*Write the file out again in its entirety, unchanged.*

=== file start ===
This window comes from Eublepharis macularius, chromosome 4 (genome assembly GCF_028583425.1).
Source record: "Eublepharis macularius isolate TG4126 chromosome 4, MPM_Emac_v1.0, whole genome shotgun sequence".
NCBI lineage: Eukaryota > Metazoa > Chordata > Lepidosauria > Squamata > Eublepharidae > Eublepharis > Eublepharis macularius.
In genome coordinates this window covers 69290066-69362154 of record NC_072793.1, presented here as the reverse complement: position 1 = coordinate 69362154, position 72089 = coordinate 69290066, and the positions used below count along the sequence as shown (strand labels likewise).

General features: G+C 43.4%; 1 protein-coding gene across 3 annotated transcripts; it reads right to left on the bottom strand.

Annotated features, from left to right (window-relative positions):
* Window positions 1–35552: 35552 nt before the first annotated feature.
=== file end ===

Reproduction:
This window comes from Eublepharis macularius, chromosome 4 (genome assembly GCF_028583425.1).
Source record: "Eublepharis macularius isolate TG4126 chromosome 4, MPM_Emac_v1.0, whole genome shotgun sequence".
NCBI lineage: Eukaryota > Metazoa > Chordata > Lepidosauria > Squamata > Eublepharidae > Eublepharis > Eublepharis macularius.
In genome coordinates this window covers 69290066-69362154 of record NC_072793.1, presented here as the reverse complement: position 1 = coordinate 69362154, position 72089 = coordinate 69290066, and the positions used below count along the sequence as shown (strand labels likewise).

General features: G+C 43.4%; 1 protein-coding gene across 3 annotated transcripts; it reads right to left on the bottom strand.

Annotated features, from left to right (window-relative positions):
* Window positions 1–35552: 35552 nt before the first annotated feature.